Maker Shed also sells Color Organ Triple Deluxe II and Colour Night Joule Thief Kit. mention of JT Blinker

Mr. Watson of blog wrote about the LED blinker circuit using Joule Thief. I’ve sent him a PCB of my prototype, named JT Blinker – multivibrator and Joule Thief combined to blink LEDs with one 1.5V battery.

He had designed a similar circuit years ago, and has some insights about this type of circuits…

> read the article at Rustybolt

Wave JT – LED chaser with Joule Thief

Wave JT is a multi-function LED chaser/scanner/sequencer. Wave JT incorporates Joule Thief to power the LEDs, so it operates on just a single AA battery.
Wave JT has over 16 sequence patterns, and speed can be adjusted by double/triple tapping the button. It’s the most compact yet versatile LED chaser.

Sequence patterns include many variation of the classic “Larson Scanner” from “Knight Rider”, random sparks, fade in/out, flashing, etc.

Even though there is only one button switch on Wave JT, you can control many things with it.

> Purchase Wave JT kit or PCB

Wave JT – Kit and PCB

Wave JT is a tiny LED sequencer or “Larson Scanner” on steroid. It has over 16 sequence patterns, and speed can be adjusted by double/triple tapping the button. It’s the most versatile LED chaser.

Unlike other LED chasers, Wave JT controls each LED in smooth 7 bit (128 levels) brightness levels. The brightness curve is gamma-corrected like Aurora series, so the fades are visually pleasing.

Not only Wave JT versatile, it’s also energy efficient. Wave JT runs on a single AA battery, and the battery lasts for days!

> See more pictures and video

Please view technical details and assembly instructions at instructables.

Wave JT is made with 100% through hole parts. No surface mount parts!

Kit Contents
8x 3mm or 5mm Super Bright LED of your choice
1x 4.7k ohm (R1)
1x 100k ohm (R2)
8x 39 ohm (R3-10)
1x 10pF Ceramic Capacitor (C1)
1x 0.1uF Ceramic Capacitor (C3)
1x 33uF 10V Electrolytic Capacitor (C2)
1x 47-100uH Axial Inductor (L1)
1x Schottky Diode (D1)
1x 5.1V 500mW Zener Diode (D2)
2x MPS2222A or equivalent NPN BJT (Q1-2)
1x PIC16F1823 or PIC16F1824
1x Tactile Switch (SW1)
2x Battery Clips

Note: As of Oct. 1, 2012, all Wave JT kits are shipping with preprogrammed PIC. You do not need a PIC programmer to assemble Wave JT kits!

*** Purchase Here ***

Joule Thief Kit

I’ve created this Joule Thief design back in September 2011. Now sadly I found that there’s a knock-off of my design being sold by Eastern Voltage Research. Although their kit doesn’t have a light sensor (has a switch instead), the “look & feel” of the physical design is strikingly similar to mine.
While I did not invent the circuit, I did work hard to come up with a one piece design that integrates the battery holder. I also worked hard to make it look nice.

- I’d love to know what you think of this. Please leave comments. -

To be honest I feel cheated. Things of this nature is not good for the creative community. We all strive to create something great, and when you come up with something that people like or love, one should deserve the recognition. My contacting the company failed to produce a positive result. They neither deny or acknowledge the possibility of referencing my design. Even though there are few unexplainable identicality in our designs;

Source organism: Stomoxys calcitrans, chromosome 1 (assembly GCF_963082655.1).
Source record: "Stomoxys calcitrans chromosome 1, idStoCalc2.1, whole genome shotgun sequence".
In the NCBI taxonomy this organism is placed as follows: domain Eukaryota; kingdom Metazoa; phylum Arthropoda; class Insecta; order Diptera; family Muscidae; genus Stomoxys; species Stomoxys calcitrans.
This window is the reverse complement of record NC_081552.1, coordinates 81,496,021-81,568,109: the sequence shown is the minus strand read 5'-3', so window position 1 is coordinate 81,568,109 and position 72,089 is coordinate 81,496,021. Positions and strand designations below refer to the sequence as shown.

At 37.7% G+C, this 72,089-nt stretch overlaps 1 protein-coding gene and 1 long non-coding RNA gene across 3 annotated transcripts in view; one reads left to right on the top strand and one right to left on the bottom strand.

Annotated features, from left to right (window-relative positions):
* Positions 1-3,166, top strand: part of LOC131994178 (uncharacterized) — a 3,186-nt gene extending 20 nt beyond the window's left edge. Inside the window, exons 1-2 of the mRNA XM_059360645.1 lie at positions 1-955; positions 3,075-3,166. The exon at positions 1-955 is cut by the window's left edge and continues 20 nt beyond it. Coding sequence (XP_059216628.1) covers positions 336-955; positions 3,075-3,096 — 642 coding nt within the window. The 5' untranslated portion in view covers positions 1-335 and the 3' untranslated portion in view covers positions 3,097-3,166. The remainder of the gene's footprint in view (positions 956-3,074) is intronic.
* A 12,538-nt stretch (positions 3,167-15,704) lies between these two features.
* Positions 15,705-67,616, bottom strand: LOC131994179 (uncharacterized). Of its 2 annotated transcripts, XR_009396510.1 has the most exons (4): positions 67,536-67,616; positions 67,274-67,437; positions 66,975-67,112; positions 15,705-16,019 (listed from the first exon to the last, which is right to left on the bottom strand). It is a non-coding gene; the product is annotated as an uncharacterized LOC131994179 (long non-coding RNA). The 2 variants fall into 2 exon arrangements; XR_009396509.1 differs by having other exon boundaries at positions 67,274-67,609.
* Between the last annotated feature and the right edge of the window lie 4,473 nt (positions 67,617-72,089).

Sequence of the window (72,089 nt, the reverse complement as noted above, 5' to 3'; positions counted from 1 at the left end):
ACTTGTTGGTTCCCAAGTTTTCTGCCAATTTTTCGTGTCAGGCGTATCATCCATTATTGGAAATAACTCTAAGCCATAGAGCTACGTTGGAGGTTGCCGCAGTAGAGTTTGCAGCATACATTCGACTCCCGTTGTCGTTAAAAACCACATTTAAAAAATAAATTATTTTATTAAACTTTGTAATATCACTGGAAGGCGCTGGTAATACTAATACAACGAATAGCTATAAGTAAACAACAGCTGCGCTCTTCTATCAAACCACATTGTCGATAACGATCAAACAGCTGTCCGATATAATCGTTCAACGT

• two holes at the end of the PCBs to accomodate the hook up of paper clip battery holder (The photos on their site is now photoshopped to hide these)
  • The two transistors on their PCB are named Q2 & Q3, mysteriously skipping Q1, which is the ambient light sensor amp transistor in my design replaced by a switch in theirs.

Hours after contacting them, photos on their website were retouched to hide the obvious clues (mentioned above), and the manual was revised. I can only see this as acknowledgement of them copying my design. (and an effort to avoid possible legal issues…)

This isn’t about money, but it’s about giving credit where it’s due…

- Purchase Night Joule Thief Kit -

Colour Night Joule Thief kit Back in Stock

Thank you for your waiting. Colour Night Joule Thief kits and PCBs are back in stock.


Colour Night Joule Thief kit

Colour(Color) Night Joule Thief kit and PCB are available. Please use the buttons below to purchase.

Detailed information and building instructions are here:

*** Purchase Here ***

“Colour Night Joule Thief” LED Mood Light

Detailed information including building instructions:

Night Joule Thief – LED Night Light Kit

Joule Thief circuit is combined with an ambient light sensor – Night Joule Thief is a little night light that keeps going with just one battery for weeks! Two white LEDs light up surprisingly bright.

* This is the original version of Night Joule Thief that uses white LEDs – not to be confused with the new color changing version.

Please view the instructables for technical info and assembly steps.

*** NOTE: The color of the PCB will be green instead of purple shown in some of the pictures. ***

*** Purchase Here ***

“Joule Thief” LED Night Light

“Joule Thief” circuit is an inductor based voltage booster circuit to light LEDs with low supply voltage. The circuit was published in 1999 and has been quite popular. You can see the principle of the circuit here:

My version is a variation that uses single coil inductor, to make the inductor easily obtainable. I design the circuit using readily available parts only, to make it an ideal DIY project.

Please see the full article on Instructables (

Purchase here.